What is the death camp in the eyes of a child and the eyes of an adult? We, the young participants of the Maksimilian-Kolbe-Werk project, listened to the unique stories of the witnesses of the past. Two survivors, Ischakas Segalis and Vasyl Volodko, shared with us their stories witch they had come threw. Ischakas was in a Nazi ghetto, when he was a child and Vasyl Volodko was deportem to a death camp as an adult man. Two different fates, two different views on the terror made by the Nazis. What is the death camp in the eyes of a child and the eyes of an adult? The story of Ischakas Segalis who got into the Kaunas ghetto at the age of three, was full of personal emotions, fragmentary memories and vivid scenes that still stay in his memory. His first memory of the camp was inhuman dividng all the prisoners into two groups, when some people were sent to a brutal death in the gas chamber and others were able to live, or actually to survive in the ghetto. "We were in the ghetto, the whole family: mom, dad, sister, grandparents, and me - Mr. Segalis says - When we were brought to the gate, there formed a long line. In front of us stood a military clothed man and he shouted loudly in German, "Links!" or "Rechts!". MomĐą dad, sister and I were sent to the right and grandparents to the left, that is to die. I didnâ€™t understand then that would never see them again ... " Another bright picture in the memory of Isaac is a refuge under the floor, in a house where Isaac with his mother hide from being taken to the work camp where they chose people to kill: "To make a refuge hard to find father shuted in the entrance by a heavy stove. One day sister, mother and I were hiding downstairs in the shelter, and nazies summoned father to go out of the house. If they had lead him away then we would havenâ€™t been able to come out of the asylum as stove there was no one would move it away. I do not know how and why, but father was allowed to stay in the house, and my mother and sister survived" As a little kid in a concentration camp, Mr. Segalis began to think about the death very early, because he was faced with it every day. "I realized very early that the worst thing that they could do with me is to kill, so I did all I could to save my life" - shared with us Segalis. This amazing story of a man passed through the horror and brutality of the Nazi regime in early childhood recall that thousands of children have been deprived of a normal, happy childhood, when all the family is near and you do not feel hunger and fear. A very different story was told us by Vasily Volodko, who was caught by the Nazis in 1943 at the age of nineteen. His story is more consistent and constructive, because Vasyl based it on historical facts and dates. Yet, the story was emotional too. His most terrible experience was the Gestapo prison. Germans treated him in the most brutal way there, and seriously harmed his health. However due to this it was easier for him to survive the Dachau concentration camp, because there he was sent to the hospital building and freed from the grueling slave labor. Vasyly Volodko told about one of the daily procedures in Gestapo prison: "Every morning the Germans made us, weak and starving, jump to the final loss of power, and to those who have not been able to continue, tied a bag with a few bricks to the back and forced to jump on. Here we had such a charge". From the height of his years (Vasily is already 86) he is able to tell everything, what he had to pass through, with a share of bitter humor, but behind this humor deep feelings are hidden. Starvation, seeing so many deaths around, surviving in inhumane conditions and always being under constant fear of death is terrible and unacceptable at any age. Child's mind can not endure this without injuries. There were stories when the children who survived in concentration camps, played "selection" and "massacres" instead of usual games, and only by growing up they realized the full horror of the situation. Isaac Segalis is comparatively lucky because he was with his family during the imprisonment. How hopeless the situation was, everything would be easier when your relatives are near you. When Vasyly Volodko was deported to a camp none of the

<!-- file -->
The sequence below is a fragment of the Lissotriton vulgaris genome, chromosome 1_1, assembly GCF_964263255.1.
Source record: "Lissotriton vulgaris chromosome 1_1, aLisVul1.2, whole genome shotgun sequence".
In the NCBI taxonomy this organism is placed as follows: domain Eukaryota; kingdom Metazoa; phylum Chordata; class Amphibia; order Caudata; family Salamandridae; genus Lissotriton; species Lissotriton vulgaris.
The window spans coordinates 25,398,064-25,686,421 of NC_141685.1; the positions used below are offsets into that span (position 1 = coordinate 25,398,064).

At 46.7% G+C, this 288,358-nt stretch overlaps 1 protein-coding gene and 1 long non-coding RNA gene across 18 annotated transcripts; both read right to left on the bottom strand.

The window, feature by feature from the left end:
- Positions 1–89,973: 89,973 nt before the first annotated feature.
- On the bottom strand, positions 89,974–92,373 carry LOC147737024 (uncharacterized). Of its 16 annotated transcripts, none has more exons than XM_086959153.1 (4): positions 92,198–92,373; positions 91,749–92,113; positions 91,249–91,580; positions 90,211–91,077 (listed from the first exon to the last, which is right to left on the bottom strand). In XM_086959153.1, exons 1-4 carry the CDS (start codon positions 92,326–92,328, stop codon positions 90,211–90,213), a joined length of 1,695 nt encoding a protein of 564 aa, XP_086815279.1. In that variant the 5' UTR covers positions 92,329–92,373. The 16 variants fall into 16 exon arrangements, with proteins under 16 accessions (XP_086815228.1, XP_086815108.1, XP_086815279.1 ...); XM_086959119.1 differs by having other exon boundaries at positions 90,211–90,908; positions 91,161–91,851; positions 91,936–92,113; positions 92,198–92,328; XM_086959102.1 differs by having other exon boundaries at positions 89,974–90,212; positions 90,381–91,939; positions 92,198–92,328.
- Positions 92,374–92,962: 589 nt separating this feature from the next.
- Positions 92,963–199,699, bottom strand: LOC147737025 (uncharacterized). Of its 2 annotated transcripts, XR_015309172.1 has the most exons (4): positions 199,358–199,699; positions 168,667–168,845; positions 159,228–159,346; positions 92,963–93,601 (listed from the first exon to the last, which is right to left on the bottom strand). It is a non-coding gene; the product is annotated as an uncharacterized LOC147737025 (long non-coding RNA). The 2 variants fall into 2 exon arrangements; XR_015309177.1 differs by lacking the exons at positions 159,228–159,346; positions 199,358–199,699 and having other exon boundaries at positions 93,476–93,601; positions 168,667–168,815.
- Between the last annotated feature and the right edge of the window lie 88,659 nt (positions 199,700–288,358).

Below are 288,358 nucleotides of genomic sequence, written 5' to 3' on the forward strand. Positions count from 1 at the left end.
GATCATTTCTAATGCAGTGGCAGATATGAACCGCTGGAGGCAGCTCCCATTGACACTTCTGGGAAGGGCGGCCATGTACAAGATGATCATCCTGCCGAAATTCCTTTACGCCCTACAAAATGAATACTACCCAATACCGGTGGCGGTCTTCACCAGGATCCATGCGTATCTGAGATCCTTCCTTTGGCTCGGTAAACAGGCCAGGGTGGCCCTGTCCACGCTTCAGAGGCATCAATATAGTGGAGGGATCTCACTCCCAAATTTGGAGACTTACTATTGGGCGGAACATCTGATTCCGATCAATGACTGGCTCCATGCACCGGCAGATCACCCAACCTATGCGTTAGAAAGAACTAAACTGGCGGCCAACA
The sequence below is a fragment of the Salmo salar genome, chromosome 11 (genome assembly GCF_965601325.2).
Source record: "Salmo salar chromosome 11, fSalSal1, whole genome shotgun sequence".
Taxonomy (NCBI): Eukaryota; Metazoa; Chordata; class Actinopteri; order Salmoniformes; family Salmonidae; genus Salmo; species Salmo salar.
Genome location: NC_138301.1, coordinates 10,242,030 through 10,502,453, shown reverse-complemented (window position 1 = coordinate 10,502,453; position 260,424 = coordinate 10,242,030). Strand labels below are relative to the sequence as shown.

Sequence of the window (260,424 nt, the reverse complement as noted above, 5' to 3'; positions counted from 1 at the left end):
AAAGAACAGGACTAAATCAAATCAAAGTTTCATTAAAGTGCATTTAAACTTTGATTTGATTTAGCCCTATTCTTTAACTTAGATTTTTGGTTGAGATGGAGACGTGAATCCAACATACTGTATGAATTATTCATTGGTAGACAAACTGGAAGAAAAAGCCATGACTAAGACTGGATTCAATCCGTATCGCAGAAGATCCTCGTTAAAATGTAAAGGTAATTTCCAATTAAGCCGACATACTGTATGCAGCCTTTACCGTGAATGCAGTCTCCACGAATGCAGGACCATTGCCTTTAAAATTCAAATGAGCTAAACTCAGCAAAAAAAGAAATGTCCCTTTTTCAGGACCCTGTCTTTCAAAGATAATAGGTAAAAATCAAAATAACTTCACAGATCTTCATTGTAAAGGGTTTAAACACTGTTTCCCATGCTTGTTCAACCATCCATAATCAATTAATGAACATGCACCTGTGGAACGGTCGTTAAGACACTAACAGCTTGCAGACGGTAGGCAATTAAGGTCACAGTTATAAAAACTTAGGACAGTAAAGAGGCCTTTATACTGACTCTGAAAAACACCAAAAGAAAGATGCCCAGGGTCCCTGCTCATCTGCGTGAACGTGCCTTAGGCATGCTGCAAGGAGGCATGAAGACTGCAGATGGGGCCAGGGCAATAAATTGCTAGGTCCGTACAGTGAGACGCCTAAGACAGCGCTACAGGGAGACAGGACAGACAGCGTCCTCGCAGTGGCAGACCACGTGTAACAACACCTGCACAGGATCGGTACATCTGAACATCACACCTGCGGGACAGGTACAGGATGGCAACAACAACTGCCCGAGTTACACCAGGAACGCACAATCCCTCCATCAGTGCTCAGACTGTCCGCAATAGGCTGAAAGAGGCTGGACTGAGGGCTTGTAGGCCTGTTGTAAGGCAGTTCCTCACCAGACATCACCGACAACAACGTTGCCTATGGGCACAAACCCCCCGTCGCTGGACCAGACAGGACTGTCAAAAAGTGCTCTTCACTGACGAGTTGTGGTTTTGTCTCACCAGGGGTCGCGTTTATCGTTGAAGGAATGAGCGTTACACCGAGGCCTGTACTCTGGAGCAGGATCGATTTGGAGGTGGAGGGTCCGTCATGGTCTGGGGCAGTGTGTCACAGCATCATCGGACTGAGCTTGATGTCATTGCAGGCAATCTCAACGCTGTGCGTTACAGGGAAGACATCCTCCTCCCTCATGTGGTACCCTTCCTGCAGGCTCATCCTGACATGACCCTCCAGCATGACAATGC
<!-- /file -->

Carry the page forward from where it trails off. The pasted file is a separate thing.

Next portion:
family was next to him in the darkest moments of his life. Itâ€™s amazing , that he had so much courage and strength not to break down in terrible conditions in Gestapo prison and in Dachau. Child and adult, Isaac Segalis and Basil Volodko, despite the difference in their destinies, shared the same burden, the burden of the oppressed, but not depressed people. Yuliana Ryazantseva
Published on Mar 23, 2011
An essay written by Yuliana Ryazantseva (in English) during the project: "Remembering and Commemorating in the Age of Web 2.0" - What is the...